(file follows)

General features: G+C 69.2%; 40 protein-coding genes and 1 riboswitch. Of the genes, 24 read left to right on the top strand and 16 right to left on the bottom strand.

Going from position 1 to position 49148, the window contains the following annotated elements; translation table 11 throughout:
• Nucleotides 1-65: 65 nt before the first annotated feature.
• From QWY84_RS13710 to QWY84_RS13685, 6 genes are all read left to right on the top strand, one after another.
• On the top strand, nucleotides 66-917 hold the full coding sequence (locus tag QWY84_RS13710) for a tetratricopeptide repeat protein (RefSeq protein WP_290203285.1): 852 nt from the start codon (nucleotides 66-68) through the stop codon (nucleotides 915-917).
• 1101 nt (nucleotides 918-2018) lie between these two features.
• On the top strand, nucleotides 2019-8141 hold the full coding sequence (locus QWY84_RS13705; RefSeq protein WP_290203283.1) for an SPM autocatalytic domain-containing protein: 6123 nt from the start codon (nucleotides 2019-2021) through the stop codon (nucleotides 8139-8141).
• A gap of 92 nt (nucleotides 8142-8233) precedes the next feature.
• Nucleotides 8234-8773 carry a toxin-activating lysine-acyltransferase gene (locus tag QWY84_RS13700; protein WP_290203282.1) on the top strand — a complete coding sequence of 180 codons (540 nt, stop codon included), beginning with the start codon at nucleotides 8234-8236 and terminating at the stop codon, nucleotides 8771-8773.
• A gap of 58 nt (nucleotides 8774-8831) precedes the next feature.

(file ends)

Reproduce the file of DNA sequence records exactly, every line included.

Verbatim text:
General features: G+C 69.2%; 40 protein-coding genes and 1 riboswitch. Of the genes, 24 read left to right on the top strand and 16 right to left on the bottom strand.

Going from position 1 to position 49148, the window contains the following annotated elements; translation table 11 throughout:
• Nucleotides 1-65: 65 nt before the first annotated feature.
• From QWY84_RS13710 to QWY84_RS13685, 6 genes are all read left to right on the top strand, one after another.
• On the top strand, nucleotides 66-917 hold the full coding sequence (locus tag QWY84_RS13710) for a tetratricopeptide repeat protein (RefSeq protein WP_290203285.1): 852 nt from the start codon (nucleotides 66-68) through the stop codon (nucleotides 915-917).
• 1101 nt (nucleotides 918-2018) lie between these two features.
• On the top strand, nucleotides 2019-8141 hold the full coding sequence (locus QWY84_RS13705; RefSeq protein WP_290203283.1) for an SPM autocatalytic domain-containing protein: 6123 nt from the start codon (nucleotides 2019-2021) through the stop codon (nucleotides 8139-8141).
• A gap of 92 nt (nucleotides 8142-8233) precedes the next feature.
• Nucleotides 8234-8773 carry a toxin-activating lysine-acyltransferase gene (locus tag QWY84_RS13700; protein WP_290203282.1) on the top strand — a complete coding sequence of 180 codons (540 nt, stop codon included), beginning with the start codon at nucleotides 8234-8236 and terminating at the stop codon, nucleotides 8771-8773.
• A gap of 58 nt (nucleotides 8774-8831) precedes the next feature.